CON­TI­NEN­TAL DRIFT

Mail & Guardian - - Africa -

Jus­tice on trial

Nige­rian au­thor­i­ties have be­gun the tri­als of more than 1 500 sus­pected Boko Haram mil­i­tants — a mile­stone in the eight-year fight against the Is­lamist mil­i­tant group that has ter­rorised lo­cal pop­u­la­tions dur­ing its at­tempt to over­throw the gov­ern­ment. But can Nige­ria’s no­to­ri­ously cor­rupt judicial sys­tem cope with the com­plex­ity and vol­ume of these cases?

The fear fac­tor

In yet an­other blow to the rep­u­ta­tion of Rwan­dan Pres­i­dent Paul Kagame, a new Hu­man Rights Watch re­port re­veals how tor­ture and il­le­gal de­ten­tion are com­mon­place un­der his ad­min­is­tra­tion. The re­port doc­u­mented 104 cases of de­tainees be­ing sub­jected to bru­tal in­ter­ro­ga­tion, in­clud­ing the use of as­phyx­i­a­tion, elec­tric shock and mock ex­e­cu­tions. Kagame won a re­cent elec­tion with nearly 99% of the vote but these rev­e­la­tions sug­gest that fear may un­der­pin his ap­par­ent pop­u­lar­ity.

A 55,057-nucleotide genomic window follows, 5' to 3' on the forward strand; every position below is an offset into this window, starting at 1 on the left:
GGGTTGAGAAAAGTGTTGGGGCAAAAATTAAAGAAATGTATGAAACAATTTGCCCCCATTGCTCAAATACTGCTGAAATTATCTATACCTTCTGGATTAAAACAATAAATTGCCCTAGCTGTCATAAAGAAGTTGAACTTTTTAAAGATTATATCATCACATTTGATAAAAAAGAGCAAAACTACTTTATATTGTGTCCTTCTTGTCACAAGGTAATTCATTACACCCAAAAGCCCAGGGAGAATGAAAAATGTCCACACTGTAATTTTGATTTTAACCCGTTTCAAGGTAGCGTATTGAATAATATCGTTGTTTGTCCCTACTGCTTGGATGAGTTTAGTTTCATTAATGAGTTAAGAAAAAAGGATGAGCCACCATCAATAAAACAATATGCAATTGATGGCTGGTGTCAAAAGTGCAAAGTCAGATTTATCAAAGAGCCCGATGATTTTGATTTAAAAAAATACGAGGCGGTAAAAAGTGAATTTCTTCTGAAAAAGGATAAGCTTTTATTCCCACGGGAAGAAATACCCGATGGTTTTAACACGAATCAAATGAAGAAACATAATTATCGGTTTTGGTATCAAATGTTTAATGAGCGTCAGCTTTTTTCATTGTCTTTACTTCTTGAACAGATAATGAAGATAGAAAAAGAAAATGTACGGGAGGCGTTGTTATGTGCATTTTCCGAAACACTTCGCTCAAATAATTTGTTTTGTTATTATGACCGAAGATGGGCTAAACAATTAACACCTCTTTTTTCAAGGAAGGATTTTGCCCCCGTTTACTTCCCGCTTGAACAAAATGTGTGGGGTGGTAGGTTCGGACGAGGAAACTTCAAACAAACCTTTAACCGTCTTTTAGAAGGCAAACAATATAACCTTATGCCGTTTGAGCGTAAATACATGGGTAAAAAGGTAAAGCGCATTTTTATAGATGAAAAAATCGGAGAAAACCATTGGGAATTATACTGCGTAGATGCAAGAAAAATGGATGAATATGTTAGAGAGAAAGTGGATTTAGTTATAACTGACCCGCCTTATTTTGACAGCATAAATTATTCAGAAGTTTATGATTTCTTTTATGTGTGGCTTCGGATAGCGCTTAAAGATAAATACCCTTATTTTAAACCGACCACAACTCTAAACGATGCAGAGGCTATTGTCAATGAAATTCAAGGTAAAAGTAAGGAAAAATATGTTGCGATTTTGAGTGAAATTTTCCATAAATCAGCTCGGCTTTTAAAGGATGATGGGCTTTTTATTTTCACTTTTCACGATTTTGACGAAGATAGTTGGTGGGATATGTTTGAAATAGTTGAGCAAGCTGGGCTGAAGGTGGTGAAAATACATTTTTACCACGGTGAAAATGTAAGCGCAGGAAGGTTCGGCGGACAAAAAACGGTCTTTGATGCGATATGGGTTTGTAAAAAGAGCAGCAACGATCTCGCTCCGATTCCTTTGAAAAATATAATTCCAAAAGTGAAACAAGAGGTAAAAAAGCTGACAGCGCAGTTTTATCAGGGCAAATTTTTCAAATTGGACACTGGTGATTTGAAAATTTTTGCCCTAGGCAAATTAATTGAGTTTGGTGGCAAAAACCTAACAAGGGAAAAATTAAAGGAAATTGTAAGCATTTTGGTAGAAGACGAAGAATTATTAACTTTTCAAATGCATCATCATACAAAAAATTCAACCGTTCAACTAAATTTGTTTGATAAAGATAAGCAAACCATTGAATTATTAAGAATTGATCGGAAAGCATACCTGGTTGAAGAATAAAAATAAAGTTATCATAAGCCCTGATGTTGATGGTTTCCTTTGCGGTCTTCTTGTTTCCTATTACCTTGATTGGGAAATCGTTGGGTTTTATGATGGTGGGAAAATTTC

More work, less pray

Ugan­dan Pres­i­dent Yow­eri Mu­sev­eni has urged his peo­ple to spend more time work­ing, not “pray­ing and shout­ing as if God is deaf”. He was talk­ing at the coun­try’s 19th Na­tional Prayer Break­fast, where he also claimed that, while Africans were busy pray­ing, Euro­pean coun­tries had been mak­ing sci­en­tific dis­cov­er­ies. Iron­i­cally, Mu­sev­eni’s many op­po­nents would like the pres­i­dent to work a lot less — they are call­ing for him to step down.

Mada­gas­car plagued

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